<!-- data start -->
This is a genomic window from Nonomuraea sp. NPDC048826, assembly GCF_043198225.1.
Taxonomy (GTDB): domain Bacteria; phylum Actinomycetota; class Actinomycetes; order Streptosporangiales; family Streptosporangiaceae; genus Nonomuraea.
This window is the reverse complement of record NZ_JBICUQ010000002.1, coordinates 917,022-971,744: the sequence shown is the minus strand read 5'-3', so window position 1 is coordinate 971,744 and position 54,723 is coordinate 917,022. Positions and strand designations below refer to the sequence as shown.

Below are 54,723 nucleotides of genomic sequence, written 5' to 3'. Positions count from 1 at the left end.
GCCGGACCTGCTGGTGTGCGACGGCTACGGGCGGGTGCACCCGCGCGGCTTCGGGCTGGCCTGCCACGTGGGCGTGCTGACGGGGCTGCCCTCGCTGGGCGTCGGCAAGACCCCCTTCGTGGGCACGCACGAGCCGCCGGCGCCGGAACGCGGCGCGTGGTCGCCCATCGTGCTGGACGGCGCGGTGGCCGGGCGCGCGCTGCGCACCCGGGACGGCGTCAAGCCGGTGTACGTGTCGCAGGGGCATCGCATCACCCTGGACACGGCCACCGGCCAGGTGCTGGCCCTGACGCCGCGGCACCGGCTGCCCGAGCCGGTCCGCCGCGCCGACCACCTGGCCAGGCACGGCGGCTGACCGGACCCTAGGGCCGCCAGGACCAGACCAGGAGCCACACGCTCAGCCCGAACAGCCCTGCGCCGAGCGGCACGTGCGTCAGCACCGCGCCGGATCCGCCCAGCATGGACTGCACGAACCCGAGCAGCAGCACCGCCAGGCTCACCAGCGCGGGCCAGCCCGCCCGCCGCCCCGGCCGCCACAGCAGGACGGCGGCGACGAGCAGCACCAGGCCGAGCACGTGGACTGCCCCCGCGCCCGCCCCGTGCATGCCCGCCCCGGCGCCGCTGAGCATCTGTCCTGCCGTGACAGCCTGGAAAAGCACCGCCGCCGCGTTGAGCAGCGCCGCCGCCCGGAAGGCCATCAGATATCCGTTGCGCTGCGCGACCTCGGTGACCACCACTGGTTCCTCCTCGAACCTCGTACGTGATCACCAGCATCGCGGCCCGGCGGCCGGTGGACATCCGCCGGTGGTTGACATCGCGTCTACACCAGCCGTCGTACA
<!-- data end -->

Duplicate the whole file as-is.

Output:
This is a genomic window from Nonomuraea sp. NPDC048826, assembly GCF_043198225.1.
Taxonomy (GTDB): domain Bacteria; phylum Actinomycetota; class Actinomycetes; order Streptosporangiales; family Streptosporangiaceae; genus Nonomuraea.
This window is the reverse complement of record NZ_JBICUQ010000002.1, coordinates 917,022-971,744: the sequence shown is the minus strand read 5'-3', so window position 1 is coordinate 971,744 and position 54,723 is coordinate 917,022. Positions and strand designations below refer to the sequence as shown.

Below are 54,723 nucleotides of genomic sequence, written 5' to 3'. Positions count from 1 at the left end.
GCCGGACCTGCTGGTGTGCGACGGCTACGGGCGGGTGCACCCGCGCGGCTTCGGGCTGGCCTGCCACGTGGGCGTGCTGACGGGGCTGCCCTCGCTGGGCGTCGGCAAGACCCCCTTCGTGGGCACGCACGAGCCGCCGGCGCCGGAACGCGGCGCGTGGTCGCCCATCGTGCTGGACGGCGCGGTGGCCGGGCGCGCGCTGCGCACCCGGGACGGCGTCAAGCCGGTGTACGTGTCGCAGGGGCATCGCATCACCCTGGACACGGCCACCGGCCAGGTGCTGGCCCTGACGCCGCGGCACCGGCTGCCCGAGCCGGTCCGCCGCGCCGACCACCTGGCCAGGCACGGCGGCTGACCGGACCCTAGGGCCGCCAGGACCAGACCAGGAGCCACACGCTCAGCCCGAACAGCCCTGCGCCGAGCGGCACGTGCGTCAGCACCGCGCCGGATCCGCCCAGCATGGACTGCACGAACCCGAGCAGCAGCACCGCCAGGCTCACCAGCGCGGGCCAGCCCGCCCGCCGCCCCGGCCGCCACAGCAGGACGGCGGCGACGAGCAGCACCAGGCCGAGCACGTGGACTGCCCCCGCGCCCGCCCCGTGCATGCCCGCCCCGGCGCCGCTGAGCATCTGTCCTGCCGTGACAGCCTGGAAAAGCACCGCCGCCGCGTTGAGCAGCGCCGCCGCCCGGAAGGCCATCAGATATCCGTTGCGCTGCGCGACCTCGGTGACCACCACTGGTTCCTCCTCGAACCTCGTACGTGATCACCAGCATCGCGGCCCGGCGGCCGGTGGACATCCGCCGGTGGTTGACATCGCGTCTACACCAGCCGTCGTACA